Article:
Bank scrutiny on the rise
By Steven Munchenberg, Chief Executive, Australian Bankers' Association
9 September, 2016: There has been a lot of debate about the merits of a royal commission into banks. The industry acknowledges there have been issues in the past, and banks have programs in place to compensate customers. The industry is also making fundamental changes in response to criticisms and to improve the conduct and culture of banks.
In addition, Australia’s banks are highly regulated and they are now being held accountable in more and more ways.
There is a significant amount of work underway to ensure banks are behaving ethically, acting in customer interests and responding to the changing expectations of the community.
1) The Federal Government has increased by $127 million the funding of the Australian Securities and Investments Commission to ensure better behaviours within the financial services industry. ASIC is also being given new powers to intervene in markets and ban entire classes of financial products.
2) The Prime Minister has required the CEOs of major banks to appear before a Parliamentary committee at least once a year to explain pricing decisions and respond to issues of the day.
3) The Government’s Ramsay1 review into external dispute resolution aims to improve the system of dealing with customer complaints. The report will be provided to the Government no later than March 2017.
4) The Government’s Carnell2 review will examine banks’ treatment of certain small business customers, to build on the cases that were heard as part of the Parliamentary Joint Committee inquiry into impaired loans in 2015. The findings will feed into the Ramsay review.
5) Recommended by the Murray3 inquiry, the Government is progressing with reforms to introduce new obligations on product manufacturers to improve consumer protections.
6) The Government is looking into the credit card market to see if consumers would benefit from more competition.
7) Legislation is being introduced to lift the professional, ethical and education standards for financial advisers, after an extensive Government review.
8) The Government is looking at introducing reforms based on the recommendations of the Trowbridge review to improve the life insurance industry.
9) The Productivity Commission is reviewing the efficiency and competitiveness of the superannuation system. A final report is due to the Government by November this year.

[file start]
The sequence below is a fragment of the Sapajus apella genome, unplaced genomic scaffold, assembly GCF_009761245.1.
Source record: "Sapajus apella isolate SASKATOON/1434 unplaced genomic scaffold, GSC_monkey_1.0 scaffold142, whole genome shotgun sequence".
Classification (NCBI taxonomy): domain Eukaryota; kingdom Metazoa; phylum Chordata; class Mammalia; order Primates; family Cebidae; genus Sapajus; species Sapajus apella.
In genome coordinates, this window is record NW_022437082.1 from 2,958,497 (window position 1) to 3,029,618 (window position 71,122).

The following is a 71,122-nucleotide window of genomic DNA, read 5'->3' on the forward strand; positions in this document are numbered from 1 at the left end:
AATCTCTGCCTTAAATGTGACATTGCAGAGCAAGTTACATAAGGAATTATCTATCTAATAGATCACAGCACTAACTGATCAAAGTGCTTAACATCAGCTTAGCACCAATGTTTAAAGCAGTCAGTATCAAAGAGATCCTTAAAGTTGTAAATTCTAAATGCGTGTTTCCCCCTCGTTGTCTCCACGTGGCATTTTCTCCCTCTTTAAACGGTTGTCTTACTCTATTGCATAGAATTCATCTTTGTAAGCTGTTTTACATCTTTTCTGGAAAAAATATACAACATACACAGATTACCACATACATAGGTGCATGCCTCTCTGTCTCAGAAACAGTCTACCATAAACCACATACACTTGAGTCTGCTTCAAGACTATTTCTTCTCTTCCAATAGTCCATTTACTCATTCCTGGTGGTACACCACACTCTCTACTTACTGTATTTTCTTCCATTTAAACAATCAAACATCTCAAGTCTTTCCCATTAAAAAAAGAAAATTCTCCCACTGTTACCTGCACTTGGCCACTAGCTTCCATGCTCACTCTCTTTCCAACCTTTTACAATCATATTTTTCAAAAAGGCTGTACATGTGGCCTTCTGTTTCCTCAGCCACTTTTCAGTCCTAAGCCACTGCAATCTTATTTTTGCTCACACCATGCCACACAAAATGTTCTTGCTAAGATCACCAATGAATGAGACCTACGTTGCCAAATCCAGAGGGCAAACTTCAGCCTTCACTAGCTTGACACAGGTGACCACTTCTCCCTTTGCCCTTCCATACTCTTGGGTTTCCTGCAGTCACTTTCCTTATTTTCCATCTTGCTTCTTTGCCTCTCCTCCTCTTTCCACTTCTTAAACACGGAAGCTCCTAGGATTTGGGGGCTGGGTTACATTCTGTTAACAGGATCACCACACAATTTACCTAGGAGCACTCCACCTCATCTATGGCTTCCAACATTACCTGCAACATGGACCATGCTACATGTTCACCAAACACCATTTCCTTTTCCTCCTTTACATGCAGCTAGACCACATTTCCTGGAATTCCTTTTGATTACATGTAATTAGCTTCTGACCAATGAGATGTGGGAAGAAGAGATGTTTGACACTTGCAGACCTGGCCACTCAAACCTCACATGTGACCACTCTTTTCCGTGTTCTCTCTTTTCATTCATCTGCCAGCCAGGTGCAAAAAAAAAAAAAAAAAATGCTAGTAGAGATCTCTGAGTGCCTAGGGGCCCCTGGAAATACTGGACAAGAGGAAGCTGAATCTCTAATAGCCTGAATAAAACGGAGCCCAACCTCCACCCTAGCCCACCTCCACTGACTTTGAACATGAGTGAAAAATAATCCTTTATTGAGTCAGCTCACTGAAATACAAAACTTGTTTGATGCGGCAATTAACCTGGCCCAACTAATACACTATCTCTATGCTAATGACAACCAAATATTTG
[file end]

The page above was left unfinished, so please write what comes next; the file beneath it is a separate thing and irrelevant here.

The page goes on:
10) The banking industry has commissioned former Australian Public Service Commissioner, Stephen Sedgwick, to conduct an independent review of how bank staff, and others who sell and distribute retail banking products, are paid. This will help ensure that when people are rewarded for selling products and services, they are putting customers’ interests first. Interested parties are invited to make a submission by 23 September.
11) Banks have committed to having overarching principles on remuneration and incentives that apply at all levels in a bank, to support good customer outcomes and sound banking practices.
12) An independent review of the Code of Banking Practice is underway. This will look at how bank conduct standards can be improved to better meet customer needs.
13) Banks are establishing a dedicated customer advocate to give more support to people when they have a complaint, issue or problem with a bank. Some banks have already announced their customer advocate.
14) The banking industry is examining how to establish a register to identify employees who have breached the law or code of conduct, so that poor behaviour doesn’t move around the financial services sector.
15) Banks will ensure they have the highest standards of whistleblower protections, so that people feel able to speak out against poor conduct and practices and are not disadvantaged if they do.
16) Banks support the introduction of a mandatory, prospective last resort compensation scheme for consumers of financial products who receive a Financial Ombudsman Service determination in their favour, so they have access to capped compensation where an adviser’s professional indemnity insurance is insufficient or the business is insolvent and unable to meet claims.
Against the backdrop of this ongoing scrutiny on banks and the work the industry is doing to fix issues, a royal commission is unnecessary. It would be a one-off, two (or more) year exercise which produces a report at the expense of millions of dollars of taxpayers money.
Banks have listened and heard that the community wants change – a royal commission would only serve to delay change. We are committed to action now.